Arizona State Wins Grant To Develop Resources for Frankensteinian Questions
- By Dian Schaffhauser
Arizona State University has received a continuation of a multi-million grant to help explore questions first posed in 1818 with the publication of Frankenstein; or, The Modern Prometheus. In total the funding is expected to reach $3 million over the course of the next four years.
In time for the 200th anniversary of Mary Shelley's classic novel, the primary goal of the project is to create, distribute and study three activities sets that involve science-in-society themes.
Deliverables will include:
- An online digital museum with active co-creation and curation of its content by the public;
- Activity kits, "Frankenstein's Footlocker," for table-top programming with experiments, crafting, problem-solving and storytelling activities on emerging technologies such as artificial intelligence, synthetic biology, robotics and bioengineering and their connections to social and ethical issues; and
- A set of maker activities in "Frankenstein's Workbench," to encourage people to build their own monsters with 3D printing as well as sculpting, woodworking, drawing and painting.
The project will also involve production of professional development workshops and materials to help education professionals learn how to engage the public in conversations about science in society. The initiative is funded by NSF's Advancing Informal STEM Learning (AISL), a program that seeks to advance new approaches to STEM learning.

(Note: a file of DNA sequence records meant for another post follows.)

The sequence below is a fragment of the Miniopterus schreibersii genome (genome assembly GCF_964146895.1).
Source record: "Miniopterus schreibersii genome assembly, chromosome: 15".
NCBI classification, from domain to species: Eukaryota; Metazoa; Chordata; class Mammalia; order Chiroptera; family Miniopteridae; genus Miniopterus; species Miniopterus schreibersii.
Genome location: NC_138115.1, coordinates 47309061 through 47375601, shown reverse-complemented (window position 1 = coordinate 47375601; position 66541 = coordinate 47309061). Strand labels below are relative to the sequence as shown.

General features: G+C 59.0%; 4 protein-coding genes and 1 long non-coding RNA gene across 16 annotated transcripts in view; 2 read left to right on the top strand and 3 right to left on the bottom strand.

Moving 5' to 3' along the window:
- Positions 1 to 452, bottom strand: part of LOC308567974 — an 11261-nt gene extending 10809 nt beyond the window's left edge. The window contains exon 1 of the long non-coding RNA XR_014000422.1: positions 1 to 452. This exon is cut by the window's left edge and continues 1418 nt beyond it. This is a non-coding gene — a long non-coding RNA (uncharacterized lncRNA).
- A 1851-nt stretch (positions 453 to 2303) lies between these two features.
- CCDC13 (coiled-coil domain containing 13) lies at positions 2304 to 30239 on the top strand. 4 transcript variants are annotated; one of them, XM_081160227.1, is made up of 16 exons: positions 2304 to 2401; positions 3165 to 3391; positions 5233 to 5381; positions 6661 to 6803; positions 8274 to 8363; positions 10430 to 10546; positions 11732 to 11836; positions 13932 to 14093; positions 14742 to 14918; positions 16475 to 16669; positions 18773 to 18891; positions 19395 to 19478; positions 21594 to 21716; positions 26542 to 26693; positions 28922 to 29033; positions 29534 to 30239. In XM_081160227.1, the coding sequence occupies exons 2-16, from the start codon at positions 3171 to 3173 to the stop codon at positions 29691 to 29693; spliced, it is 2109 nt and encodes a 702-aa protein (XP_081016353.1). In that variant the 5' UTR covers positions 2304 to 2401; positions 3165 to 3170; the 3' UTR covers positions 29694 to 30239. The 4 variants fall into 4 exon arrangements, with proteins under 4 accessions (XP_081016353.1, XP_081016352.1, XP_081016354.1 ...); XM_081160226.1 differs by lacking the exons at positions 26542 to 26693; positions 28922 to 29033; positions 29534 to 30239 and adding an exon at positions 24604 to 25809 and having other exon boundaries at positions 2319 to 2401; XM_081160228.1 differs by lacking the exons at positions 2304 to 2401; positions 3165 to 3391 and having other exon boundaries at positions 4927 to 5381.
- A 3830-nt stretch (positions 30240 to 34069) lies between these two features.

The initiative brings together three Arizona State groups to co-create the activities and resources: the Center for Science and the Imagination, the new School for the Future of Innovation in Society (SFIS) and the Schools of Engineering.
"No work of literature has done more to shape the way people imagine science and its moral and social consequences than Frankenstein," said Dave Guston, director of SFIS and a co-investigator on the project. "The novel, along with its many adaptations in film, theatre and art, continues to influence the way we confront new technologies, imagine the motivations and ethical struggles of scientists and weigh the benefits of innovation with its unforeseen pitfalls."
The project is expected to encompass more than 50 institutional partners, including museums, science centers, libraries and archives.
About the Author
Dian Schaffhauser is a former senior contributing editor for 1105 Media's education publications THE Journal, Campus Technology and Spaces4Learning.